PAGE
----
# cs193p – Assignment #1 Extra Task #3 Please note, this blog entry is from a previous course. You might want to check out the current one.

Figure out from the documentation how to use the NSNumberFormatter class to format your display so that it only shows 6 digits after the decimal point (instead of showing all digits that can be represented in a Double). This will eliminate the need for Autoshrink in your display. While you’re at it, make it so that numbers that are integers don’t have an unnecessary “.0” attached to them (e.g. show “4” rather than “4.0” as the result of the square root of sixteen). You can do all this for your description in the CalculatorBrain as well.

NSNumberFormatter uses country-specific number formats. Meaning if your country uses a comma instead of a dot as decimal separator – and your device is set accordingy – the number format will use that specific format. Up to now we only used a dot as decimal separator. We could continue to do that by forcing the number format e.g. by telling it we are always using the US format, or we just deal with it.

Let’s teal with it, starting by changing the the title of the comma button accordingly. First change the tag of it to “3”, than update its title:
[swift]
private let decimalSeparator = NSNumberFormatter().decimalSeparator!

private func adjustButtonLayout(view: UIView, portrait: Bool) {

if button.tag == 3 {
button.setTitle(decimalSeparator, forState: .Normal)
}

}
[/swift]

Adjust the places where you (actually I) have hardcoded the “.”:
[swift]
@IBAction private func touchDigit(sender: UIButton) {

if digit == decimalSeparator {

if !userIsInTheMiddleOfTyping {
digit = "0" + decimalSeparator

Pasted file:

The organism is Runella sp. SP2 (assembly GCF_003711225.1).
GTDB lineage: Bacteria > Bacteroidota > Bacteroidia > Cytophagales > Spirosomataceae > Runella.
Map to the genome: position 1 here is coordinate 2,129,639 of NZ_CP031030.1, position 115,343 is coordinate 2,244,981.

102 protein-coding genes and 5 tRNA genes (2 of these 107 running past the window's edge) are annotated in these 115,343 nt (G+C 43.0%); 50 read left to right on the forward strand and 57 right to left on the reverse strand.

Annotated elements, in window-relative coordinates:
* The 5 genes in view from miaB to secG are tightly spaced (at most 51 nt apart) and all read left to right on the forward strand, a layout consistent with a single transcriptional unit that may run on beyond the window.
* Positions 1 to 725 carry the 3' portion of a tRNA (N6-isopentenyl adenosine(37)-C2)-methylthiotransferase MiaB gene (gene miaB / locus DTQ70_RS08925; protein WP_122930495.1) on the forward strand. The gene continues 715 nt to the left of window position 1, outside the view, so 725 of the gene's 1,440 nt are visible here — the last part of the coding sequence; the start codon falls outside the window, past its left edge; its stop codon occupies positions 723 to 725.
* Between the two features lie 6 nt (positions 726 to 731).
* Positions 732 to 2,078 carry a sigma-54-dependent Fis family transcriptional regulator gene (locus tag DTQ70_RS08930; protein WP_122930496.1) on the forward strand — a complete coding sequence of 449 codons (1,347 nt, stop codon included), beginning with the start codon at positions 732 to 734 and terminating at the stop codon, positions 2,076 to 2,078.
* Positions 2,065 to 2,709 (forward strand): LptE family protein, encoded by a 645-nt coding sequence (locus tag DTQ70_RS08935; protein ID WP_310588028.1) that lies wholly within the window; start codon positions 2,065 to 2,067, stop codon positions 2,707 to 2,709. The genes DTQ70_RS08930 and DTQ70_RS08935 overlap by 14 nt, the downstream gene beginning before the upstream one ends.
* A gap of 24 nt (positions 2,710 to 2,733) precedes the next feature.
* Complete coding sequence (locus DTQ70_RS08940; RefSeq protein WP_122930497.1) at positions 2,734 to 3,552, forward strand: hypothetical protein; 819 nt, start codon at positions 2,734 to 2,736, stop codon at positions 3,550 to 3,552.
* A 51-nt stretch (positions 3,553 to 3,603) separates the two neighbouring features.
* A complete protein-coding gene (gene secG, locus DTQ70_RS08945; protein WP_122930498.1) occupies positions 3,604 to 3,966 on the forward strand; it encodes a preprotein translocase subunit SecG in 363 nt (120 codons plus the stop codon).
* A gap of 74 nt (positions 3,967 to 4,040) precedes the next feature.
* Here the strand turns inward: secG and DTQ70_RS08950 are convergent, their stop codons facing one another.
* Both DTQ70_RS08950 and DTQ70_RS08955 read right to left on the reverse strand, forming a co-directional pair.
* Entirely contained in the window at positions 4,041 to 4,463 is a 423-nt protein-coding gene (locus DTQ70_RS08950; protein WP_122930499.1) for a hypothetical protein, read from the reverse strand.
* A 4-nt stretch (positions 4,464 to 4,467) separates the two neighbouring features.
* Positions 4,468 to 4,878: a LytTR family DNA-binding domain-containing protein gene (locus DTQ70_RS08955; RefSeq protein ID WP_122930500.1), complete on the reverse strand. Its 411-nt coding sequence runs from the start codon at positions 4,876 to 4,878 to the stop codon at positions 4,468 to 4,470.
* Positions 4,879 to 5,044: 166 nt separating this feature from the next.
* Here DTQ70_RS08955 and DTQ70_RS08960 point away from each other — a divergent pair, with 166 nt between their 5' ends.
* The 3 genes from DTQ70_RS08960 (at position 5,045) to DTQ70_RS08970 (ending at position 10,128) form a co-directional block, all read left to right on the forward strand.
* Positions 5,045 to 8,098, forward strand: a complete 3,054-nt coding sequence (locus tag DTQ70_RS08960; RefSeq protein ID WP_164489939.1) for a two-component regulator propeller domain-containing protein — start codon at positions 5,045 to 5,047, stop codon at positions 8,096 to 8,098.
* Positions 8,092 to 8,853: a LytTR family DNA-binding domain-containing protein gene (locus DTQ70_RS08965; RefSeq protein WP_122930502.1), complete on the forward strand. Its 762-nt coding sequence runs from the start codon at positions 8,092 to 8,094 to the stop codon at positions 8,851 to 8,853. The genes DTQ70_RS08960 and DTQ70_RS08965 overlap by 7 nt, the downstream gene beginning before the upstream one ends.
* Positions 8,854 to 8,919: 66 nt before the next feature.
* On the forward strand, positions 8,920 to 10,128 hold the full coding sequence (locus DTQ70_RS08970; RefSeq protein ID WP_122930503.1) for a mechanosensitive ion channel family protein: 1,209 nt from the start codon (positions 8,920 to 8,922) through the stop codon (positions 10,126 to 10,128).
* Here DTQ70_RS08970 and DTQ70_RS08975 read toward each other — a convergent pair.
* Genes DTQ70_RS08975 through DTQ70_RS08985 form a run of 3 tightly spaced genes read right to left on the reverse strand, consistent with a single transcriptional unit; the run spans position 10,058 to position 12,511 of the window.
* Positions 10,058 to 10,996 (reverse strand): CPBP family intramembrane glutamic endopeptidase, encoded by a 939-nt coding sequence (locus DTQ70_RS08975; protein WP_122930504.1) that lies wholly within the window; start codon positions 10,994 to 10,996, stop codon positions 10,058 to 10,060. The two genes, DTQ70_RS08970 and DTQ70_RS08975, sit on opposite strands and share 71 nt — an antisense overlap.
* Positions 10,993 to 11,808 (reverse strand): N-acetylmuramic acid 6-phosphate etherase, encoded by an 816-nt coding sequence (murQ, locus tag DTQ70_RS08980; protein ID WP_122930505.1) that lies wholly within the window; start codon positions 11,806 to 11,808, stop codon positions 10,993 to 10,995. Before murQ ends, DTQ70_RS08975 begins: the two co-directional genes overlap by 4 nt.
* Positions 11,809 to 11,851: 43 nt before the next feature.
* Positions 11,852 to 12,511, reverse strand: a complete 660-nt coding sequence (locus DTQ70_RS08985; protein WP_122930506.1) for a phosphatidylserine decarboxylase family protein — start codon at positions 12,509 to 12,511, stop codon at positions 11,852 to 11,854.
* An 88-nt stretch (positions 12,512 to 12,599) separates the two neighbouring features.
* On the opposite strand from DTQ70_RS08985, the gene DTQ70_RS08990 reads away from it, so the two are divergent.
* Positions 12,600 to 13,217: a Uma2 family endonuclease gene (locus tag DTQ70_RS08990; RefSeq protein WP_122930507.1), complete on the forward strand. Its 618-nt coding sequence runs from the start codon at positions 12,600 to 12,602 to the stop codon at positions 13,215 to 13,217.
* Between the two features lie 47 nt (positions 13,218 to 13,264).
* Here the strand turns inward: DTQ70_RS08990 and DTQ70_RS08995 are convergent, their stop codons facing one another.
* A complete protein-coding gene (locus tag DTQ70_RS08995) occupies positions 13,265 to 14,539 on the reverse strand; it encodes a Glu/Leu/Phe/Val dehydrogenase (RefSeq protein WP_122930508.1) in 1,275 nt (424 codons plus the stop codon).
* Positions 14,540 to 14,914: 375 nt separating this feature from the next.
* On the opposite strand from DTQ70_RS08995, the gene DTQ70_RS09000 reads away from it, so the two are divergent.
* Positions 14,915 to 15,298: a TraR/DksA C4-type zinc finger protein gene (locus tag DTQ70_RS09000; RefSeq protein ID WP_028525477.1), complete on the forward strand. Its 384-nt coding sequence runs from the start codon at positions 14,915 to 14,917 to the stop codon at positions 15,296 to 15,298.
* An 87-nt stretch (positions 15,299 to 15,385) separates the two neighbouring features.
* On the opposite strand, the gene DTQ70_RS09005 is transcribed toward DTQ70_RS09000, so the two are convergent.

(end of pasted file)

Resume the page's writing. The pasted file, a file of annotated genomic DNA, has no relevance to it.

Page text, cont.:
}

}
[/swift]

… and because hardcoding is a bad idea anyway, create a structure of constants holding the number of decimal digits we want to use:
[swift]
private struct Constants {
static let DecimalDigits = 6
}
[/swift]

To get the display value just use the standard number formatter. To set the display value adjust the formatter to use the maximum number of decimal digits:
[swift]
private var displayValue: Double? {
get {
if let text = display.text, value =
NSNumberFormatter().numberFromString(text)?.doubleValue {

}
set {
if let value = newValue {
let formatter = NSNumberFormatter()
formatter.numberStyle = .DecimalStyle
formatter.maximumFractionDigits = Constants.DecimalDigits
display.text = formatter.stringFromNumber(value)

}
}
[/swift]

Unfortunately, the calculator model also needs to be adjusted to use the correct decimal separator and number of digits for the description text – which does not coincide with the MVC model. The decimal separator is derived from the standard number formatter. For the decimal digits we us public property which should be set when the model is generated:
[swift]
var decimalDigits: Int

init(decimalDigits:Int) {
self.decimalDigits = decimalDigits
}
[/swift]

… and change the description for the operand to use the formatter:
[swift]
func setOperand(operand: Double) {

let formatter = NSNumberFormatter()
formatter.numberStyle = .DecimalStyle
formatter.maximumFractionDigits = decimalDigits
descriptionAccumulator = formatter.stringFromNumber(operand)!
}
[/swift]

Don’t forget the new init method in the view controller:
[swift]
brain = CalculatorBrain(decimalDigits: Constants.DecimalDigits)
[/swift]

The complete code for the extra task #3 is available on GitHub.

1. Derek says:

Hello